I’ve been looking at the lights of District for over 4 months now. Literally a stones throw from our apartment, the Missus and I have found ourselves saying over and over again, “We really need to check it out.” But, as days became weeks and then turned into months, we found ourselves still saying but never going. So, when the ‘Fine Dining’ was the next theme of our reviews, and I saw that District was available, I chose it to finally force our stomachs into going– especially after hearing a friend call their burger one of the best in the area.
I will say that my one regret is that we didn’t go at night, instead opting for a lunch visit late last week. The space, which was extremely quiet at lunch time, has a larger interior than the outside lets on and I could easily imagine the space packed with happy, buzzy diners. I wanted to see it at it’s full stride because it felt like we were seeing it a bit out of context. It’s not that the service lacked(in fact our waiter was very sweet and engaging and obviously loved working there) or that the food was sub-par(nothing could be further from the truth, in fact)–it was just the space itself seemed awkward not full of people. Of course, this desire to see it at it’s full potential just motivates me more to get us over there for dinner sooner than later. The quality of the food also already has me wanting to go back.
Falling at the beginning of Restaurant Week, we had their lunch menu available to us–which included a full offering of their apps and a few sandwiches–as well as a special 3 course (app, entree and dessert) offering for only $15. I will say that I was a bit miffed that my burger cost($12.00) nearly as much as the Missus’ choice for the special menu, but that was soon dissolved when her choice of in house made charcuterie arrived and she cared enough to share it with me.
A perfect quinelle of duck rillette, paired with caperberries, cornichons, mustard and crostini. From the first bite, we were believers. The rillette, one of many offerings of in house made charcuterie, was one of the best we’ve had in Portland–and we’ve had some damn fine rillettes in this town, from the former Evangeline to Bar Lola. It was creamy, flecked with whole grain mustard and cornichons and had the perfect amount of gaminess from the duck. I wanted to walk upstairs to the kitchen and give a giant hug to the chef who made it and ask him for a mason jar of it for the road.
But, you’re here for the burger, right? Now, I will admit that this is probably the first and only time I’ve ordered a hamburger at an upscale restaurant. I don’t equate the two at all in my head. Upscale dining gives you dishes you can’t make at home while it tends to be the greasy spoons that give you the burger you rave about for the rest of your life. However, it can easily be said that District makes a hell of a burger.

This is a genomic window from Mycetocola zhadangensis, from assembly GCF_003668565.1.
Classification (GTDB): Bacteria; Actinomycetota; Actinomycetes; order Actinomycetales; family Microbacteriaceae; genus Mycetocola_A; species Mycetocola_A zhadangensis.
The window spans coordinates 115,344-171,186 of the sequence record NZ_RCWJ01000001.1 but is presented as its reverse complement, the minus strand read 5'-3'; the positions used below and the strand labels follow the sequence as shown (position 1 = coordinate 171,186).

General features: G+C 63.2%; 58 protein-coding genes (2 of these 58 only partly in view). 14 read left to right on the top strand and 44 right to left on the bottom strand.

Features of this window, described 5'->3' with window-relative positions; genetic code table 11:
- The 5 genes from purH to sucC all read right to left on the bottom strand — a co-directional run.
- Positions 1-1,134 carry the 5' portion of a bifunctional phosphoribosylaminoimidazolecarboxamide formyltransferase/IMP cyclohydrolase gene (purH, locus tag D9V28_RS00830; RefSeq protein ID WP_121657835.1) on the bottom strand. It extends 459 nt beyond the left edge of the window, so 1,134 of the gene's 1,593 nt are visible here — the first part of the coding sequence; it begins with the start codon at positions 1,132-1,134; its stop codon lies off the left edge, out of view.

House cured bacon, cheddar cheese, tomato confit and the ever popular brioche bun combined with a huge 1 1/2 inch thick patty cooked to a beautiful–just slightly over rare–medium temperature and a whopping side of fries. I assume, because so much of what District offers on it’s menu is house made and local, that the beef was ground on site and traveled less than 100 miles to get to their door. Beautifully marbled meat made for an interesting time of trying to out pace the juices that ran down my chin. Though, I must admit, it was a bit odd to be wiping it away with a crisp linen napkin instead of a throw away paper one. But, it was worth the effort as the burger was beautifully seasoned and satisfying.
The ‘buttered bun’ was a fine vessel for the dense patty, airy crumb and slightly toasted. The bacon, thick cut,slightly smoky and crisp seemed to melt into the fat of the burger and made for the perfect meld of beef and pork. The cheese, a cheddar, was something I actually never order on a burger, was alright though it didn’t seem plentiful enough, or sharp enough, to really stand up to density of the whole thing. But, we know my affinity for cheese and sometimes it needs to be pretty definitive to stand out. The only thing that was kind of ‘meh’ about the whole thing was the tomato confit–which I’m still not sure that was the dressing on the burger– that was below the bibb lettuce leaf beneath the patty. It gave a slight acidic note the whole burger but, for the most part, was lost beneath the richness. After a week of barely eating,the whole meal proved to be too indulgent and half the plate came home that evening to also be my dinner.
Now, was it the best burger in Portland, as a friend mentioned? Sadly, it was not–but I didn’t really expect it to be. I expect them to rock my face off with bone marrow salads, braised beef and Schnitzel–not a burger. In fact, I would say that the pulled pork sandwich that the Missus had as part of her RW menu was a slight step above the burger as far as all around enjoyable. But, because the burger was as good as it was, and because that little taste of the duck rillette sent us over the edge with joy, we’re more likely to pop around the corner for a bite to eat–and you should too. It’s obvious, by the care, flavor balance and presentation, that there’s a hell of a lot of talent in that upstairs kitchen and I can’t wait to see what else they can do.